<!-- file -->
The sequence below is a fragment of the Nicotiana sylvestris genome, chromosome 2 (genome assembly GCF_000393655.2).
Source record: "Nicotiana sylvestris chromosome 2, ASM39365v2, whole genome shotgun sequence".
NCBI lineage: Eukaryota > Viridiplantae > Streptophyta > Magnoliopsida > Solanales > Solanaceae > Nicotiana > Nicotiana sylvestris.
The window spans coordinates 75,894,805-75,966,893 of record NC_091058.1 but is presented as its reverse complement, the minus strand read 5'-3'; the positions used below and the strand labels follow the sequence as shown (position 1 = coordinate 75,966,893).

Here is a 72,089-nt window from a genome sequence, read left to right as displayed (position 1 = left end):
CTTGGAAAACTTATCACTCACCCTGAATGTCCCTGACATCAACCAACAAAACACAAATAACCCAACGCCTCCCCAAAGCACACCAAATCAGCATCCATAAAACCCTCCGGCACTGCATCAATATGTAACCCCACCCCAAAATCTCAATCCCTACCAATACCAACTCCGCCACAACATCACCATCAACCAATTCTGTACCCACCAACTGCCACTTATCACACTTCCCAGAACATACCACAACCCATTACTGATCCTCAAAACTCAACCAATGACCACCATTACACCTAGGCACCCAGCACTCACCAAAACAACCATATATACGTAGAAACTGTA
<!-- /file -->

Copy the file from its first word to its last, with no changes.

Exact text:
The sequence below is a fragment of the Nicotiana sylvestris genome, chromosome 2 (genome assembly GCF_000393655.2).
Source record: "Nicotiana sylvestris chromosome 2, ASM39365v2, whole genome shotgun sequence".
NCBI lineage: Eukaryota > Viridiplantae > Streptophyta > Magnoliopsida > Solanales > Solanaceae > Nicotiana > Nicotiana sylvestris.
The window spans coordinates 75,894,805-75,966,893 of record NC_091058.1 but is presented as its reverse complement, the minus strand read 5'-3'; the positions used below and the strand labels follow the sequence as shown (position 1 = coordinate 75,966,893).

Here is a 72,089-nt window from a genome sequence, read left to right as displayed (position 1 = left end):
CTTGGAAAACTTATCACTCACCCTGAATGTCCCTGACATCAACCAACAAAACACAAATAACCCAACGCCTCCCCAAAGCACACCAAATCAGCATCCATAAAACCCTCCGGCACTGCATCAATATGTAACCCCACCCCAAAATCTCAATCCCTACCAATACCAACTCCGCCACAACATCACCATCAACCAATTCTGTACCCACCAACTGCCACTTATCACACTTCCCAGAACATACCACAACCCATTACTGATCCTCAAAACTCAACCAATGACCACCATTACACCTAGGCACCCAGCACTCACCAAAACAACCATATATACGTAGAAACTGTA